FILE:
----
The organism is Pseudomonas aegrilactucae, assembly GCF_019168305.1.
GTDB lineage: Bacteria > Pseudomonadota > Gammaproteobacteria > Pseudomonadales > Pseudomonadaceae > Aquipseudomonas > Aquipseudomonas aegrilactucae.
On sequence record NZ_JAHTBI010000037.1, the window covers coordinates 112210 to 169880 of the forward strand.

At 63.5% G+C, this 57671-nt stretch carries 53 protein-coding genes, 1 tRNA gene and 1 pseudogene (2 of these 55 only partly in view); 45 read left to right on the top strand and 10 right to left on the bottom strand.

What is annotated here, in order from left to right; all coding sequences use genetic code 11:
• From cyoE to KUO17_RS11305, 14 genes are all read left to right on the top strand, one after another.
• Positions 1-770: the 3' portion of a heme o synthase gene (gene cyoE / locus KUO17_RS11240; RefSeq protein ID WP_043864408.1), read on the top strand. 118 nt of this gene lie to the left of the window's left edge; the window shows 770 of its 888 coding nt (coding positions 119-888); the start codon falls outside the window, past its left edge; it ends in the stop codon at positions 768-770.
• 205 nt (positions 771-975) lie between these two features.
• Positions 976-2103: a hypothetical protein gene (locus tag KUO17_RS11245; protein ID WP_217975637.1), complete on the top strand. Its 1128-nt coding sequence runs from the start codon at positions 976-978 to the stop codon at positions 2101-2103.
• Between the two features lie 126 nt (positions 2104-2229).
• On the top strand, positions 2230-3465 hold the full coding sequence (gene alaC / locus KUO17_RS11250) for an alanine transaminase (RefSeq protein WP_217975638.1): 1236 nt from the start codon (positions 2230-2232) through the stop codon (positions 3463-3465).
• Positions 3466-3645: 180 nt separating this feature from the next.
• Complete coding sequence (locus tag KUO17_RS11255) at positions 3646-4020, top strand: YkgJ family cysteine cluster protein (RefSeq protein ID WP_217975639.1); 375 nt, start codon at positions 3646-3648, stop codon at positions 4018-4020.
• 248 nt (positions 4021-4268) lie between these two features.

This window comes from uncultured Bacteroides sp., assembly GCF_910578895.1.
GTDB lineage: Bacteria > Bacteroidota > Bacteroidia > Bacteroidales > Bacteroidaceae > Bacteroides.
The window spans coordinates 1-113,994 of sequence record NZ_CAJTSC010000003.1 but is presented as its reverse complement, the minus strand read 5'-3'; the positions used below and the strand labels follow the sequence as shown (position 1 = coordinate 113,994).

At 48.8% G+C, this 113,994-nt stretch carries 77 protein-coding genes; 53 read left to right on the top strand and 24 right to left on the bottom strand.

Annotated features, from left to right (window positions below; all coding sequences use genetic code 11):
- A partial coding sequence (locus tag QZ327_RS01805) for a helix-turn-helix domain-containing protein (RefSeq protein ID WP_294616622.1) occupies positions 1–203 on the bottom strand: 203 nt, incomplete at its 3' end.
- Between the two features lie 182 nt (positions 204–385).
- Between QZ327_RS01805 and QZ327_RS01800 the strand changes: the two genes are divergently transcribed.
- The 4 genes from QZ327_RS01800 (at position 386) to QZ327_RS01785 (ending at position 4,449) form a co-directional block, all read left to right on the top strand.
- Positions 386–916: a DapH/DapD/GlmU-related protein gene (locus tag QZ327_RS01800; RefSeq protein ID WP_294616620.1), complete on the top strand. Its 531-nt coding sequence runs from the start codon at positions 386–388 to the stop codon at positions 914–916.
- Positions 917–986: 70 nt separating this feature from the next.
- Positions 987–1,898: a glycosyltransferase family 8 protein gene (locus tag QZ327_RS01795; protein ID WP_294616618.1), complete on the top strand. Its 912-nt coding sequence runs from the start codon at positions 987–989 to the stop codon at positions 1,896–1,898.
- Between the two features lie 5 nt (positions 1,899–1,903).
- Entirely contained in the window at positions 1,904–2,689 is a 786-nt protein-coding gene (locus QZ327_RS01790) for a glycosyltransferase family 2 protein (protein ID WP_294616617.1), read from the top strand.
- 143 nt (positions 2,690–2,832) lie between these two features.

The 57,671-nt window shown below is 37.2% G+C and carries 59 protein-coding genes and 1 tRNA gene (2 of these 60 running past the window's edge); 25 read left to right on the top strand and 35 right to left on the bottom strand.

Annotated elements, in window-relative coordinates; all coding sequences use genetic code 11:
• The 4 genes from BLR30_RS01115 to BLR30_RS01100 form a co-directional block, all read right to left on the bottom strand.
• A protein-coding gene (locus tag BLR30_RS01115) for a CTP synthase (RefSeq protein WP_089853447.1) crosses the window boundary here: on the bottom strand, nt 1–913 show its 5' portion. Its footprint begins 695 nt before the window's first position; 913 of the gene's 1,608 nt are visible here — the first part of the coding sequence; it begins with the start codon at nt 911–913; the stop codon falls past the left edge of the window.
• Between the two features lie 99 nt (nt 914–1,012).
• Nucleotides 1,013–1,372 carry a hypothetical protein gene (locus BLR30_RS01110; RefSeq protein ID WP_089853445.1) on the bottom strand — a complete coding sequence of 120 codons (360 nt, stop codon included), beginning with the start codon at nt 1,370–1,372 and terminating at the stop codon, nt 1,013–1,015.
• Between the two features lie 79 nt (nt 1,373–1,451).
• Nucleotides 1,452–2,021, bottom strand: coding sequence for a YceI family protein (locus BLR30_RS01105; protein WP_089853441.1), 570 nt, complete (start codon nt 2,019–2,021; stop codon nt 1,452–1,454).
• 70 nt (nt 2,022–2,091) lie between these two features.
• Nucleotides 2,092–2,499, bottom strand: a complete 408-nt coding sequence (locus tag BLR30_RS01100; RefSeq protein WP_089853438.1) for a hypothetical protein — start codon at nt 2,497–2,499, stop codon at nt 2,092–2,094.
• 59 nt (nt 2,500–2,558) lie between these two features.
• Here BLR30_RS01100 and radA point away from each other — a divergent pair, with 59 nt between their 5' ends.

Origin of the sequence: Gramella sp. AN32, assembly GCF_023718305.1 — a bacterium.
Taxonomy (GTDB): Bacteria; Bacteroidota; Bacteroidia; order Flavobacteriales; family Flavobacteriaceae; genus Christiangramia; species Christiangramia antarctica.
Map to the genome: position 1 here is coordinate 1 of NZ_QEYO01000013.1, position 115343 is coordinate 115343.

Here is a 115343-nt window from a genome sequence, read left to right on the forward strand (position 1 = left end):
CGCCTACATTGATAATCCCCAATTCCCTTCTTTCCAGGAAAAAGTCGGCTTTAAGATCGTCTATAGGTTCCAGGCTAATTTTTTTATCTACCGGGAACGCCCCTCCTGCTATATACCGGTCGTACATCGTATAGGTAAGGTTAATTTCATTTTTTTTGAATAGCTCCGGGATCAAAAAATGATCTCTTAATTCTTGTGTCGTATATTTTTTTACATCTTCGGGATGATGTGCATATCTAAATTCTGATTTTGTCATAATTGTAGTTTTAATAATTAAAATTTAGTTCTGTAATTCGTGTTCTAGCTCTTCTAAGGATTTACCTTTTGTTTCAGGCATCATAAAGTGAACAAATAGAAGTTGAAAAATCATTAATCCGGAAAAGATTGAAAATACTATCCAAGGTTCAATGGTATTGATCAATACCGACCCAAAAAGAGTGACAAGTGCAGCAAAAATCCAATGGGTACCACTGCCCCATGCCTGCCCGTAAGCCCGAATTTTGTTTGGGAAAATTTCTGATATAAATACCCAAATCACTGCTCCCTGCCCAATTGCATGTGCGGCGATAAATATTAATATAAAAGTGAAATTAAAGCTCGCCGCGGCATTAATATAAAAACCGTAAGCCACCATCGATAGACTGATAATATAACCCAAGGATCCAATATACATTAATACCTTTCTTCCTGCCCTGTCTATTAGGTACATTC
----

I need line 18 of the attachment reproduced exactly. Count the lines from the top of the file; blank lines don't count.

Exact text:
At 48.8% G+C, this 113,994-nt stretch carries 77 protein-coding genes; 53 read left to right on the top strand and 24 right to left on the bottom strand.